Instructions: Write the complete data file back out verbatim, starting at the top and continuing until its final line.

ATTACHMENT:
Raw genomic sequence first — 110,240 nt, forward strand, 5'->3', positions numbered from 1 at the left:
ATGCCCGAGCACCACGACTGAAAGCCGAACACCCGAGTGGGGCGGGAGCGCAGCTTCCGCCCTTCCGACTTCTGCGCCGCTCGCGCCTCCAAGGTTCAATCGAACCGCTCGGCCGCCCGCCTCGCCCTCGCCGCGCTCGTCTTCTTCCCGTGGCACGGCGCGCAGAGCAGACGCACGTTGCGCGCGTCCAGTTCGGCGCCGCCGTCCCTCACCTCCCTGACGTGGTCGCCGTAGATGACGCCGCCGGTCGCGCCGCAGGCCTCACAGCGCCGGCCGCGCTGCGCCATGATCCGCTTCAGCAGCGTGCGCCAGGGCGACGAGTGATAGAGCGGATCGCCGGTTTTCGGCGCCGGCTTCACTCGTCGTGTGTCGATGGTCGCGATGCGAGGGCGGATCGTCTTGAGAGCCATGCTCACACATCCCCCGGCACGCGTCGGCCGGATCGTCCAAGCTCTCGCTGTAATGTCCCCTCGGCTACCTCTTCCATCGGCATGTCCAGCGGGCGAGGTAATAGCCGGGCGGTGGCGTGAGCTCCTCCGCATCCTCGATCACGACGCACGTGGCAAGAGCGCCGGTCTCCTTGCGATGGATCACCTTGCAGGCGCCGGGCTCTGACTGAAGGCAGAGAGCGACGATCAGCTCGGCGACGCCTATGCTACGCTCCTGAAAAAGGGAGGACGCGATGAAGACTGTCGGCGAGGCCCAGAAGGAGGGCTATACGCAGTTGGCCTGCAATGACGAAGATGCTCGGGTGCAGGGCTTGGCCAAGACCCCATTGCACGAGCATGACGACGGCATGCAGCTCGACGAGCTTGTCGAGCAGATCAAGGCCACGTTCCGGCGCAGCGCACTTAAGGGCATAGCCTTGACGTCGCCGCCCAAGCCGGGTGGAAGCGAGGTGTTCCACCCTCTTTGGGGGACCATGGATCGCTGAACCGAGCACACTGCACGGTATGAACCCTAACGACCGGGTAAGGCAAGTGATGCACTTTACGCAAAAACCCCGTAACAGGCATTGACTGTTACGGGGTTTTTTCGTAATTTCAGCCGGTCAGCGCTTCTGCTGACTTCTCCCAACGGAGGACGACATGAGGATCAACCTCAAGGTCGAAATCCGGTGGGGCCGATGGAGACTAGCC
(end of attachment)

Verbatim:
Raw genomic sequence first — 110,240 nt, forward strand, 5'->3', positions numbered from 1 at the left:
ATGCCCGAGCACCACGACTGAAAGCCGAACACCCGAGTGGGGCGGGAGCGCAGCTTCCGCCCTTCCGACTTCTGCGCCGCTCGCGCCTCCAAGGTTCAATCGAACCGCTCGGCCGCCCGCCTCGCCCTCGCCGCGCTCGTCTTCTTCCCGTGGCACGGCGCGCAGAGCAGACGCACGTTGCGCGCGTCCAGTTCGGCGCCGCCGTCCCTCACCTCCCTGACGTGGTCGCCGTAGATGACGCCGCCGGTCGCGCCGCAGGCCTCACAGCGCCGGCCGCGCTGCGCCATGATCCGCTTCAGCAGCGTGCGCCAGGGCGACGAGTGATAGAGCGGATCGCCGGTTTTCGGCGCCGGCTTCACTCGTCGTGTGTCGATGGTCGCGATGCGAGGGCGGATCGTCTTGAGAGCCATGCTCACACATCCCCCGGCACGCGTCGGCCGGATCGTCCAAGCTCTCGCTGTAATGTCCCCTCGGCTACCTCTTCCATCGGCATGTCCAGCGGGCGAGGTAATAGCCGGGCGGTGGCGTGAGCTCCTCCGCATCCTCGATCACGACGCACGTGGCAAGAGCGCCGGTCTCCTTGCGATGGATCACCTTGCAGGCGCCGGGCTCTGACTGAAGGCAGAGAGCGACGATCAGCTCGGCGACGCCTATGCTACGCTCCTGAAAAAGGGAGGACGCGATGAAGACTGTCGGCGAGGCCCAGAAGGAGGGCTATACGCAGTTGGCCTGCAATGACGAAGATGCTCGGGTGCAGGGCTTGGCCAAGACCCCATTGCACGAGCATGACGACGGCATGCAGCTCGACGAGCTTGTCGAGCAGATCAAGGCCACGTTCCGGCGCAGCGCACTTAAGGGCATAGCCTTGACGTCGCCGCCCAAGCCGGGTGGAAGCGAGGTGTTCCACCCTCTTTGGGGGACCATGGATCGCTGAACCGAGCACACTGCACGGTATGAACCCTAACGACCGGGTAAGGCAAGTGATGCACTTTACGCAAAAACCCCGTAACAGGCATTGACTGTTACGGGGTTTTTTCGTAATTTCAGCCGGTCAGCGCTTCTGCTGACTTCTCCCAACGGAGGACGACATGAGGATCAACCTCAAGGTCGAAATCCGGTGGGGCCGATGGAGACTAGCC